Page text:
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Long noncoding RNAs: Impact on Gene Regulatory Networks

Project description

Role of long, non-coding RNAs in gene regulation

Tens of thousands of loci in mammalian genomes produce long non-coding RNAs (lncRNAs): these transcripts with lengths exceeding 200 nucleotides are not translated into proteins. At present, only a small fraction of lncRNAs have been proved biologically relevant, despite accumulating evidence that most are likely to be functional. The EU-funded IncImpact project will employ an arsenal of modern tools (from molecular biology, computational biology, high-throughput screens, cell biology and mouse genetics) to uncover the functions of lncRNAs. The project will focus on three classes of lncRNAs regulating gene expression at a distance in cis position, affecting the activity of proximal promoters, or modulating the function of the proteins that regulate mRNAs post-transcriptionally. The research has potential to characterise new lncRNAs with similar modes of action and identify general principles underlying how lncRNA gene loci impact gene-regulatory networks and gene expression in mammalian cells.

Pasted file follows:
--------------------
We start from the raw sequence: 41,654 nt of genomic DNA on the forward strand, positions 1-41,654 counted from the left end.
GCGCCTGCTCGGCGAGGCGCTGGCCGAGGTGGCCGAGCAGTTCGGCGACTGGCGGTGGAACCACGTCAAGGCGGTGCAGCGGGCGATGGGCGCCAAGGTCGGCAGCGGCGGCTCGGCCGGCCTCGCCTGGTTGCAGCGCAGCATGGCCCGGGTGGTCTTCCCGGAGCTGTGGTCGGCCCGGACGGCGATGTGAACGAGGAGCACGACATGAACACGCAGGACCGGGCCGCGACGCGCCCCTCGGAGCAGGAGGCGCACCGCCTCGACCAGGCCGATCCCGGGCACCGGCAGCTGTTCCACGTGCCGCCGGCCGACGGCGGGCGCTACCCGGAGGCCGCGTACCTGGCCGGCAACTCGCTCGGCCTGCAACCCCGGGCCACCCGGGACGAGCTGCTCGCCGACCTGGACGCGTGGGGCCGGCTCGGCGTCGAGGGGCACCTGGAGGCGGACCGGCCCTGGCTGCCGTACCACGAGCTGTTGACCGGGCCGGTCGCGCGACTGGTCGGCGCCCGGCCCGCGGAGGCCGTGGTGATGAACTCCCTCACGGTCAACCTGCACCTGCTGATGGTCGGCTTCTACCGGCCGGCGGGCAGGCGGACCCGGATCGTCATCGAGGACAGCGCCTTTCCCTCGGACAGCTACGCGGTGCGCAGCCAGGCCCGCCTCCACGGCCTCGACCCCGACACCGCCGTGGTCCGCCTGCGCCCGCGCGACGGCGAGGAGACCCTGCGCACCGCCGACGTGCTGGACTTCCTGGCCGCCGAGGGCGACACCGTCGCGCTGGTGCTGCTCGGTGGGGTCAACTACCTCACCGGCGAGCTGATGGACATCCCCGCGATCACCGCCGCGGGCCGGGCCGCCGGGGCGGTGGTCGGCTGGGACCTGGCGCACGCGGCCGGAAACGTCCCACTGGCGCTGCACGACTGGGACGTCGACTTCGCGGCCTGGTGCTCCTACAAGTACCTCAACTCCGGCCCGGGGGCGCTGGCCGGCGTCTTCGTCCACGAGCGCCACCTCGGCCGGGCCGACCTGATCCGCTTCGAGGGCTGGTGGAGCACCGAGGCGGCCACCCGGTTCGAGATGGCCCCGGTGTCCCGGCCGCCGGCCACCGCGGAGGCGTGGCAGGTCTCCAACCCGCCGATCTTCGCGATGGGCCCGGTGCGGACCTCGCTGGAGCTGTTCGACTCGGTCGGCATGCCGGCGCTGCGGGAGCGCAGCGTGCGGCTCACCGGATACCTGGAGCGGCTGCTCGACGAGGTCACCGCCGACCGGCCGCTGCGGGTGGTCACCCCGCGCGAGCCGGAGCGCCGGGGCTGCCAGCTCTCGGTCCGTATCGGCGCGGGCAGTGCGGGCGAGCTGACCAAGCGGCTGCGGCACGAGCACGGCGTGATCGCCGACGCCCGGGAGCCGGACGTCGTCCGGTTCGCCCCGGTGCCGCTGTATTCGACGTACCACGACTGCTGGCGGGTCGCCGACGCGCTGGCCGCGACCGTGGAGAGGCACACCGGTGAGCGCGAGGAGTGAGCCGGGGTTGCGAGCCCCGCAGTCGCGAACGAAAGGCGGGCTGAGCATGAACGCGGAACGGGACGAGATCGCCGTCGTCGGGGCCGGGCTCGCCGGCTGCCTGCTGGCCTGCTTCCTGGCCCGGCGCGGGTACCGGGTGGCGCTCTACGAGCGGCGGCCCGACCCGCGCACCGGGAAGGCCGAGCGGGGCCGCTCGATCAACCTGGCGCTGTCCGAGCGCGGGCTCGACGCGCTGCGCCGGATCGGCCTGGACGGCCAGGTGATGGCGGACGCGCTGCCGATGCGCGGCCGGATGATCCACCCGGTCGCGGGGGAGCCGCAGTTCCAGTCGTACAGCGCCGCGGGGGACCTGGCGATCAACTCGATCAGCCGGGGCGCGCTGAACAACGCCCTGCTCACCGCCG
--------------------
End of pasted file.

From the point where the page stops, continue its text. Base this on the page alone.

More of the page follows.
Objective

Tens of thousands of loci in mammalian genomes produce long RNAs that do not go on to produce functional proteins, and are collectively called long noncoding RNAs (lncRNAs). A growing number of these have been shown to be important in various biological processes and human diseases. How lncRNA genes function and, specifically, how their production, maturation, or RNA products affect other gene regulatory processes remains poorly understood and is the focus of this proposal.

We will build on a rich arsenal of tools from molecular biology, computational biology, high-throughput screens, cell biology, and mouse genetics, develop new methodologies, and dissect the rules underlying the functions of three lncRNA circuit classes that we identified as representatives of large groups of lncRNAs. Namely, lncRNAs that: (i) regulate gene expression in cis at a distance; (ii) affect the activity of proximal promoters; or (iii) modulate the function of RNA binding proteins that regulate mRNAs post-transcriptionally. We propose a roadmap in which we will use minimal synthetic systems to build on the insights from the representative circuits, identify yet uncharacterized lncRNAs with similar modes of action, and derive a codebook of how lncRNA gene loci impact gene regulatory networks and sculpt gene expression in mammalian cells.

The proposed research has the potential of producing conceptual breakthroughs including:
(1) Understanding how RNA production poises genomic loci for timely gene activation upon cues for neuroregeneration and learning.
(2) Recipes for therapeutic perturbations that will tune promoter activity for balancing gene expression in haploinsufficient or over-producing cells.
(3) Decoding how a single lncRNA species can disrupt a network of post-transcriptional control by RNA binding proteins.

Host institution

WEIZMANN INSTITUTE OF SCIENCE
Net EU contribution
€ 2 000 000,00
Address
HERZL STREET 234
7610001 Rehovot
Israel

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Activity type
Higher or Secondary Education Establishments
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Total cost
€ 2 000 000,00

Beneficiaries (1)